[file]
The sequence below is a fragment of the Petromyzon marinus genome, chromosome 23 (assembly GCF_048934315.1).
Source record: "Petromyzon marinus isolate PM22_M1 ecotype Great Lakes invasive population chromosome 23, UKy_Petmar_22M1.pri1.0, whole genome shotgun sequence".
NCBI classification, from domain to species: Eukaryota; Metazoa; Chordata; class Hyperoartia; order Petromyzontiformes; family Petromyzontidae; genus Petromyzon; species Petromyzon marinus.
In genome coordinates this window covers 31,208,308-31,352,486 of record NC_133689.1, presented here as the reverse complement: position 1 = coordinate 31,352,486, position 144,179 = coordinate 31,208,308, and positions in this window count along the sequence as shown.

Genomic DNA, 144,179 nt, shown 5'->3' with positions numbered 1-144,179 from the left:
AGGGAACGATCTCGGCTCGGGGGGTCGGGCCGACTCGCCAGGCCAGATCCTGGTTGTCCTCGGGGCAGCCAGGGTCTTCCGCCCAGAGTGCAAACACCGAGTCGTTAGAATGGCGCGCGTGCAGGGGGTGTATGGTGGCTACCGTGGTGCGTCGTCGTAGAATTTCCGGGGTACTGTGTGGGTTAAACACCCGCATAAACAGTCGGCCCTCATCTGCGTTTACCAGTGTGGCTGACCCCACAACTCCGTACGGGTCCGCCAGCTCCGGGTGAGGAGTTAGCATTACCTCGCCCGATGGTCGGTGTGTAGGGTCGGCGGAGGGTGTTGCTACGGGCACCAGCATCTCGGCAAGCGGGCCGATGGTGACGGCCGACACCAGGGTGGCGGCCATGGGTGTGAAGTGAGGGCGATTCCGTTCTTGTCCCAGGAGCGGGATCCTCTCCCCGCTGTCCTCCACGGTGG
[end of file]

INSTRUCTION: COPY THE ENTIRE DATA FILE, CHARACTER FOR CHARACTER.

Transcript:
The sequence below is a fragment of the Petromyzon marinus genome, chromosome 23 (assembly GCF_048934315.1).
Source record: "Petromyzon marinus isolate PM22_M1 ecotype Great Lakes invasive population chromosome 23, UKy_Petmar_22M1.pri1.0, whole genome shotgun sequence".
NCBI classification, from domain to species: Eukaryota; Metazoa; Chordata; class Hyperoartia; order Petromyzontiformes; family Petromyzontidae; genus Petromyzon; species Petromyzon marinus.
In genome coordinates this window covers 31,208,308-31,352,486 of record NC_133689.1, presented here as the reverse complement: position 1 = coordinate 31,352,486, position 144,179 = coordinate 31,208,308, and positions in this window count along the sequence as shown.

Genomic DNA, 144,179 nt, shown 5'->3' with positions numbered 1-144,179 from the left:
AGGGAACGATCTCGGCTCGGGGGGTCGGGCCGACTCGCCAGGCCAGATCCTGGTTGTCCTCGGGGCAGCCAGGGTCTTCCGCCCAGAGTGCAAACACCGAGTCGTTAGAATGGCGCGCGTGCAGGGGGTGTATGGTGGCTACCGTGGTGCGTCGTCGTAGAATTTCCGGGGTACTGTGTGGGTTAAACACCCGCATAAACAGTCGGCCCTCATCTGCGTTTACCAGTGTGGCTGACCCCACAACTCCGTACGGGTCCGCCAGCTCCGGGTGAGGAGTTAGCATTACCTCGCCCGATGGTCGGTGTGTAGGGTCGGCGGAGGGTGTTGCTACGGGCACCAGCATCTCGGCAAGCGGGCCGATGGTGACGGCCGACACCAGGGTGGCGGCCATGGGTGTGAAGTGAGGGCGATTCCGTTCTTGTCCCAGGAGCGGGATCCTCTCCCCGCTGTCCTCCACGGTGG